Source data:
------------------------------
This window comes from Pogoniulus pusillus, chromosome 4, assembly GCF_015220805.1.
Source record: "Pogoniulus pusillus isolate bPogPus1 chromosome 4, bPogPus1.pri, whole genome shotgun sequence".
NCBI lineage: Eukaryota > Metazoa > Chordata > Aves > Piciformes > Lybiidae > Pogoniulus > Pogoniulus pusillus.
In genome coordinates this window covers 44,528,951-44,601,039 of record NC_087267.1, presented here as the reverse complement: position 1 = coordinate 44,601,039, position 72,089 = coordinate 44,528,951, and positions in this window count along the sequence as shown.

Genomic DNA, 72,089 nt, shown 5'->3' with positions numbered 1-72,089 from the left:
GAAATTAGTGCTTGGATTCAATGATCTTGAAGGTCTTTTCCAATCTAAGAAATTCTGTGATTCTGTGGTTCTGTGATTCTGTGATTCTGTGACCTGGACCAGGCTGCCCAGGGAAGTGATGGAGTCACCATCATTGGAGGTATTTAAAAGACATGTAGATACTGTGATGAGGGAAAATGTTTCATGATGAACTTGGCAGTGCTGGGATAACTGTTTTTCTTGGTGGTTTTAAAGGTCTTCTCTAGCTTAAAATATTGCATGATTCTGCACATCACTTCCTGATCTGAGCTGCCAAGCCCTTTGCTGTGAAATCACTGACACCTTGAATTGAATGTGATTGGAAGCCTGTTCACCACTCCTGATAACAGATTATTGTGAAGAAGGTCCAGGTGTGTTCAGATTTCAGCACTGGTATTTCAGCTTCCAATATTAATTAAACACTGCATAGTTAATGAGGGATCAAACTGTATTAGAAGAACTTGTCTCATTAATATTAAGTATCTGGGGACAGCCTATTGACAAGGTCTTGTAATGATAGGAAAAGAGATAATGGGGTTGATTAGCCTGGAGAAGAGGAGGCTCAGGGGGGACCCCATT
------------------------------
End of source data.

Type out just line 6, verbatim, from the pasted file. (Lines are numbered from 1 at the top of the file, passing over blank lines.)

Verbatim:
GAAATTAGTGCTTGGATTCAATGATCTTGAAGGTCTTTTCCAATCTAAGAAATTCTGTGATTCTGTGGTTCTGTGATTCTGTGATTCTGTGACCTGGACCAGGCTGCCCAGGGAAGTGATGGAGTCACCATCATTGGAGGTATTTAAAAGACATGTAGATACTGTGATGAGGGAAAATGTTTCATGATGAACTTGGCAGTGCTGGGATAACTGTTTTTCTTGGTGGTTTTAAAGGTCTTCTCTAGCTTAAAATATTGCATGATTCTGCACATCACTTCCTGATCTGAGCTGCCAAGCCCTTTGCTGTGAAATCACTGACACCTTGAATTGAATGTGATTGGAAGCCTGTTCACCACTCCTGATAACAGATTATTGTGAAGAAGGTCCAGGTGTGTTCAGATTTCAGCACTGGTATTTCAGCTTCCAATATTAATTAAACACTGCATAGTTAATGAGGGATCAAACTGTATTAGAAGAACTTGTCTCATTAATATTAAGTATCTGGGGACAGCCTATTGACAAGGTCTTGTAATGATAGGAAAAGAGATAATGGGGTTGATTAGCCTGGAGAAGAGGAGGCTCAGGGGGGACCCCATT